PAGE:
An Automated Picking Solution

Mycionics CEO Michael Curry and company founder Murray Good with the firm's robotic harvesting system. | Photo by Mike Strathdee

Robots address labor shortage in mushroom industry

Twenty years ago, Murray Good started investigating using robotics to augment the labor supply at his mushroom farm near Putnam in southern Ontario. Finding enough reliable mushroom pickers, who are paid by the pound, was an issue then. Hiring and retaining workers continues to be a challenge, for Canadian and US growers alike. “There’s about a 20 percent labor gap, and a 40 percent labor turnover, and it takes three to six months to train someone,” said Michael Curry.

Curry is CEO of Mycionics, the robotic mushroom picker company that Good founded. The company will ship its first 46 systems to buyers in British Columbia and the Netherlands this spring, after more than a decade of research, development, trial and error. Mushrooms are delicate, prone to bruising if touched improperly. Bruising degrades the product quality and value. “Quality is the number one thing,” Curry said. “There’s no point in picking it and damaging it. That was the number one, first focus (for the robotic pincers), to mimic how the humans are grabbing the mushrooms.”

An early Mycionics product picked mushrooms of a consistent size without damaging them. But it was only picking 10 mushrooms a minute. That system cost three times as much as the new version, which picks over three times as many mushrooms. “Because of the space and unique requirements of these mushroom farms, there’s no such thing as off-the-shelf technology to do it,” Curry said. A customized gripper that feels like a rubberized finger pulls mushrooms from a growing bed at a rate of 30 to 44 mushrooms a minute. That’s the same rate at which an experienced human can pick. The gripper puts the mushrooms in a disc. Then the stems are evenly trimmed, and the product is automatically packed.

Robotic mushroom picker photo courtesy Mycionics

The robotic system has a few advantages compared to human pickers. First, it can cut each stem to the same length, with a straight cut. That consistency can be lacking in people who are paid to work quickly. The three-dimensional machine vision cameras ensure that the robotic finger picks only mushrooms at exactly the size retailers want, a 55-millimeter (about 2.2 inch) cap size. Picking the perfect size is not easy. Mushrooms grow quickly, as much as 4.2 percent per hour. “You need the people there to pick at the precise time,” Good said. “Mushrooms don’t stop growing if you have 10 percent of people who don’t show up (for their shift) in a day, which is … not unheard of.”

Good thinks the data growers get from the machine vision system will be even more valuable than the robotic picking itself. Data provided by the Mycionics system senses the microclimate in which mushrooms are growing. The system measures carbon dioxide, temperature, humidity and pressure. This information will allow growers to use less space in their growing bed. It will help them adjust or reduce their use of inputs, and get more mushrooms, he said.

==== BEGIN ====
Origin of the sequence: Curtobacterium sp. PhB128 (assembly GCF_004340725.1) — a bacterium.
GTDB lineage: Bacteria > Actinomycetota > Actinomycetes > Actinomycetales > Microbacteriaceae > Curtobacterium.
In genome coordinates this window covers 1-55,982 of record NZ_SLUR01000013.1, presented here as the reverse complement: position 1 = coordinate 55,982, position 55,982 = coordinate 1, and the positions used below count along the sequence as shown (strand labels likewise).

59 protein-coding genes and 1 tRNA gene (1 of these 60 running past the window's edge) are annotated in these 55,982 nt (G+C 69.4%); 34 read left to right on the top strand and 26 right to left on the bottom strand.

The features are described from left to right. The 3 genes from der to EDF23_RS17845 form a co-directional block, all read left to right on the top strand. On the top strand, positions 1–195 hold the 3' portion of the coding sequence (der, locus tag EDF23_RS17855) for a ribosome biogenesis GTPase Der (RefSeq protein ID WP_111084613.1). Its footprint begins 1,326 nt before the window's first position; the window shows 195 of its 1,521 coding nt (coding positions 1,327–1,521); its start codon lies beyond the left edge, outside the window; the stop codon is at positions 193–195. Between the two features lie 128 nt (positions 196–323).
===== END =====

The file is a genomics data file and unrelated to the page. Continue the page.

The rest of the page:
Having mushrooms picked at their optimal size could increase overall grower yield by seven percent, Curry said. The Mycionics system sells for $150,000. It will pay for itself in labor savings within two years. That payback estimate does not include the better profit margins growers will enjoy from their improved yields. Mycionics’ current product came about through work with a partner in the Netherlands. The Christiaens Group is the largest supplier of equipment to the global mushroom industry.

Christiaens has developed a new style vertical farm called a drawer system. A traditional farm has a two-bed system using wooden pallets. The newer, more efficient aluminum equipment designed by Christiaens can be up to seven levels high. It allows the beds to come to the mushroom pickers, rather than the other way around. Mycionics will focus on Canadian and European markets for the time being. That may seem odd given that the US produces more than three times as many mushrooms as Canada.

Still, Canada is the eighth largest mushroom producer in the world. Canada ‘s 264 mushroom farms grow over 300 million pounds of mushrooms a year. About 45 percent of this production is exported, almost all of it to the US. US growers produce over 965 million pounds annually. But most US mushrooms are grown on old wooden beds, Good said. “They don’t have the systems… that we can adapt on.”

That will change as urban mushroom farms, particularly in Pennsylvania, home to half of the US’s production, move to rural areas and adopt new technology, he said.

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